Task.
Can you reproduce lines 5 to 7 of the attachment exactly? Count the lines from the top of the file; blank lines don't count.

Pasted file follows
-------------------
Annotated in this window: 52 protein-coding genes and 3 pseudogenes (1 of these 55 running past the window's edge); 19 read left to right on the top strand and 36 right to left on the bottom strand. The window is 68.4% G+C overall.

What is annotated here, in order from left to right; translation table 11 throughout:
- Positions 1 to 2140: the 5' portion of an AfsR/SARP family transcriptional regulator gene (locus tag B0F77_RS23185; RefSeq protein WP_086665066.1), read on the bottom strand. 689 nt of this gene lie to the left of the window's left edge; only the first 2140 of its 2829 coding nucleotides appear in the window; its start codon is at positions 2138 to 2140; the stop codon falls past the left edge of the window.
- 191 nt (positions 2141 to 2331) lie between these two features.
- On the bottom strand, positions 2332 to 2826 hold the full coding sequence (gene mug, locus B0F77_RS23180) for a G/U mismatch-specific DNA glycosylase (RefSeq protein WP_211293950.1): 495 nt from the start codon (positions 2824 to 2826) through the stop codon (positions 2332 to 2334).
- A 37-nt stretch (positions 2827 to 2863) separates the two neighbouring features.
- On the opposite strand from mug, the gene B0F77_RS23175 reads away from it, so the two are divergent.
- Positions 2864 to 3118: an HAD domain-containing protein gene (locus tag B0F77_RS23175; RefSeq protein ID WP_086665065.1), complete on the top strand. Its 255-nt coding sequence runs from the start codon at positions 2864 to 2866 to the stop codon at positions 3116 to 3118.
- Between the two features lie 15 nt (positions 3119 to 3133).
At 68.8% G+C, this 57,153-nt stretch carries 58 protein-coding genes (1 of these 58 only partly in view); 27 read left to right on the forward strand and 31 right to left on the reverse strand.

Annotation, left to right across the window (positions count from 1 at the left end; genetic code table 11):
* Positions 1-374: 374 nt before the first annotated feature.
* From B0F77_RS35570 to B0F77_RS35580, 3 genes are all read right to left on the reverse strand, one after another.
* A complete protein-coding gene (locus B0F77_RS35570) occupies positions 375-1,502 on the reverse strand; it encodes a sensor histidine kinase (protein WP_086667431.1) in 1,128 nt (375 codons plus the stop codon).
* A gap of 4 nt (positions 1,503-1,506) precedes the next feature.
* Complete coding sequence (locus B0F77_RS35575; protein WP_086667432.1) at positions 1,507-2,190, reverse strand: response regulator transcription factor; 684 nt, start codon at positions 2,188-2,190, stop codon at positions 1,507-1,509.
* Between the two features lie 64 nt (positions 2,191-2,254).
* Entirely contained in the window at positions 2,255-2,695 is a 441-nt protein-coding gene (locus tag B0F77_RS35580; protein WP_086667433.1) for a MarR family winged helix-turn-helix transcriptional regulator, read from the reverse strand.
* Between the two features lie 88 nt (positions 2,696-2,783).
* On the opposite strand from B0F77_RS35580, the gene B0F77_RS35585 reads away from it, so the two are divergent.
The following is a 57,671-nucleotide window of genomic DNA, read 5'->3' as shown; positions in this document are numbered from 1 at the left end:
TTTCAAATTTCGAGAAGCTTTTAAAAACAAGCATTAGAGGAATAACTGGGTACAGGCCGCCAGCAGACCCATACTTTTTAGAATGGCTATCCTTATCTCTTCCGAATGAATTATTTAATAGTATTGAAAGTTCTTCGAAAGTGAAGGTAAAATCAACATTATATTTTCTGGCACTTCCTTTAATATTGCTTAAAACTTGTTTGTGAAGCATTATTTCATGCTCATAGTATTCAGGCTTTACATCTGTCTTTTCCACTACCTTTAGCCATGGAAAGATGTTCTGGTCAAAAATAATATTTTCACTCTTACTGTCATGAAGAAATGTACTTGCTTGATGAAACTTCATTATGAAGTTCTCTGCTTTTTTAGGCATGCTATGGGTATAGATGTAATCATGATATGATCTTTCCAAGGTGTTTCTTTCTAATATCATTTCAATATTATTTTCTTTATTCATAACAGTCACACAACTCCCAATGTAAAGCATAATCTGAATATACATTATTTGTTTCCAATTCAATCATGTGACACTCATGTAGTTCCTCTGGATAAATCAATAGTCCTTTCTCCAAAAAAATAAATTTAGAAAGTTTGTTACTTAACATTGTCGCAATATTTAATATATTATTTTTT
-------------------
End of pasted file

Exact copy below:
- On the bottom strand, positions 2332 to 2826 hold the full coding sequence (gene mug, locus B0F77_RS23180) for a G/U mismatch-specific DNA glycosylase (RefSeq protein WP_211293950.1): 495 nt from the start codon (positions 2824 to 2826) through the stop codon (positions 2332 to 2334).
- A 37-nt stretch (positions 2827 to 2863) separates the two neighbouring features.
- On the opposite strand from mug, the gene B0F77_RS23175 reads away from it, so the two are divergent.